“Yes, that’s what I want – consistency! That’s what I’m practicing – hitting the golf ball consistently straight. That’s why I go to the range!” Henry interrupted.

“OK Henry, I understand. But let’s look at a way we can put some consistency into your practice time. Many Golfers feel that if they pound golf ball after golf ball after golf ball, they will eventually get it. I wish it were that easy. I’ve been around many great Players in my life and if there’s one thing they all have in common, it’s that they come to the practice range with a PLAN in their head on what they want to accomplish.

“Most Golfers expect to discover the secret to hitting the golf ball straight each time they go to the driving range. The better Players know that isn’t going to happen. They go to work on one thing at a time. They go to the range with the thought of working on only one small aspect of their swing – and it isn’t trying to hit the golf ball straight.”

I continued –

“And the most important part of this routine is they do not venture away from their PLAN for that day. On the other hand, most regular Golfers will go out to work just on hitting the golf ball straight. They might magically find something that works for a few swings and softly say to themselves ‘I got it, I got it’, and then just as fast as it appeared, it disappears. Henry, what does this Golfer do next? He starts to tinker with other things to try and recapture those straight shots. Then after a half-hour of tinkering with diminishing results, he leaves the range in frustration hating the game.”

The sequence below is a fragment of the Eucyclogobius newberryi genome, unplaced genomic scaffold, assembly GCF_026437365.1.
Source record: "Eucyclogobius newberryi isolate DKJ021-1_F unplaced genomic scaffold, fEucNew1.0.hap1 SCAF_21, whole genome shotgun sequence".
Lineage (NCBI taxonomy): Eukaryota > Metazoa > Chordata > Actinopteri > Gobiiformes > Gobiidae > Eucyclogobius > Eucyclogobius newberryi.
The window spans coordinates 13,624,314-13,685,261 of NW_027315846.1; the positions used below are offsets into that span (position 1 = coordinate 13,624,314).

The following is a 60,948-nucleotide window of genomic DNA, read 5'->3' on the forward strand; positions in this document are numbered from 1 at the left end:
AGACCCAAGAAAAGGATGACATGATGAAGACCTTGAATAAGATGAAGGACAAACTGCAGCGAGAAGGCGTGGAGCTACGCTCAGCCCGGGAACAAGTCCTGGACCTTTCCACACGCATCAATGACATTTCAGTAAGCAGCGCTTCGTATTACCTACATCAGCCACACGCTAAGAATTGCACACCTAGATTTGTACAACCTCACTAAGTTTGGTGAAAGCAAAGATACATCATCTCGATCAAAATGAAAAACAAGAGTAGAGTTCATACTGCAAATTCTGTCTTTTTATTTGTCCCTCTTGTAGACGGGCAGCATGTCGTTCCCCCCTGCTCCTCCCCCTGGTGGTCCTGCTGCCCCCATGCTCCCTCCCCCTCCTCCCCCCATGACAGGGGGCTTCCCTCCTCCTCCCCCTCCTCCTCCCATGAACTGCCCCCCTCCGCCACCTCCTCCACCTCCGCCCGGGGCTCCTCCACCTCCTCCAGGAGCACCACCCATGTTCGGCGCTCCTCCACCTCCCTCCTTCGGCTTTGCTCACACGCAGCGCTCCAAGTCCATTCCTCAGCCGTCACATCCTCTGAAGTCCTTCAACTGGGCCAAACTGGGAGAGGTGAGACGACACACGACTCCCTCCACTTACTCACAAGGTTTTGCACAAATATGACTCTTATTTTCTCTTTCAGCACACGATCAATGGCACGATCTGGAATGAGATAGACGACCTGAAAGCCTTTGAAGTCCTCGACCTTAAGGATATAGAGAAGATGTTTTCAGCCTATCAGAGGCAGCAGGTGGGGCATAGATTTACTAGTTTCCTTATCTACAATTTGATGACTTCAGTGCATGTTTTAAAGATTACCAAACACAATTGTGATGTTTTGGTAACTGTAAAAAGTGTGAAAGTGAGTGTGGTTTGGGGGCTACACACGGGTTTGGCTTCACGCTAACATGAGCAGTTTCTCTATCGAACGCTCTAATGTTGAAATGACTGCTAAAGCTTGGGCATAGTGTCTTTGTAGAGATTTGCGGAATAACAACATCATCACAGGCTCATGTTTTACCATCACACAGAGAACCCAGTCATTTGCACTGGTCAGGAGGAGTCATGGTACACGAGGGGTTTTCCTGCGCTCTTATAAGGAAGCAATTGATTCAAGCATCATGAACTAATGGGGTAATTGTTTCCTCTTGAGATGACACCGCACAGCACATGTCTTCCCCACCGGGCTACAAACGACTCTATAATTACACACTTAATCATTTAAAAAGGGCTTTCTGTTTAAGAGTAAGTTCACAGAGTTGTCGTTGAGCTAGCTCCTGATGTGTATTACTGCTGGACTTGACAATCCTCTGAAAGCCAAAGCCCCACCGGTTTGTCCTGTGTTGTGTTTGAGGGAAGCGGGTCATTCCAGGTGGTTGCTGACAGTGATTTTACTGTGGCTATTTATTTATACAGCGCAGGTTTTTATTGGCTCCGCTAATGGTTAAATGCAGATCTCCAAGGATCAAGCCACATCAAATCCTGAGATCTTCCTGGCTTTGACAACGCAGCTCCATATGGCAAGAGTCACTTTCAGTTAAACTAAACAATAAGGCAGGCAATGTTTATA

“That’s me! That’s me! Have you seen me at the range practicing and getting frustrated?” Henry asked. “Each time I go out to practice, I get ‘it’ – for a few swings. Then it disappears. I hate that!”

“Well Henry, this happens to everybody – even the best Players. Though, you know why it doesn’t happen to them as much? Because they come to the practice range with a PLAN and they don’t venture from that PLAN. They stick with it and they don’t expect miracles. They know if they get just a little better every time they practice, that after a few times to the practice range, they will be that much better. But the average Golfer goes to the practice range thinking and expecting to solve all their swing flaws within hitting a few buckets of golf balls. So they always leave frustrated.

“How do the best Players leave each practice session? They leave like they accomplished something and can’t wait to practice again. They feel so much more satisfied with themselves than the regular Golfer. And that satisfaction turns into confidence on the golf course!”

“I want to practice like that! I want to feel like I am getting better every time I’m on the practice range! I want to become more consistent!” Henry said with so much hope and energy.

“Well Henry, first you’ll need to create a PLAN based on the specific areas of your golf swing that need to be worked on.”

The Monkey’s #1 goal on the practice range is to learn how to hit the golf ball straight

The Player’s #1 goal is to strive for small improvements in the weak parts of their golf swing

Go ahead, be a Player!
Regards,

Marc Solomon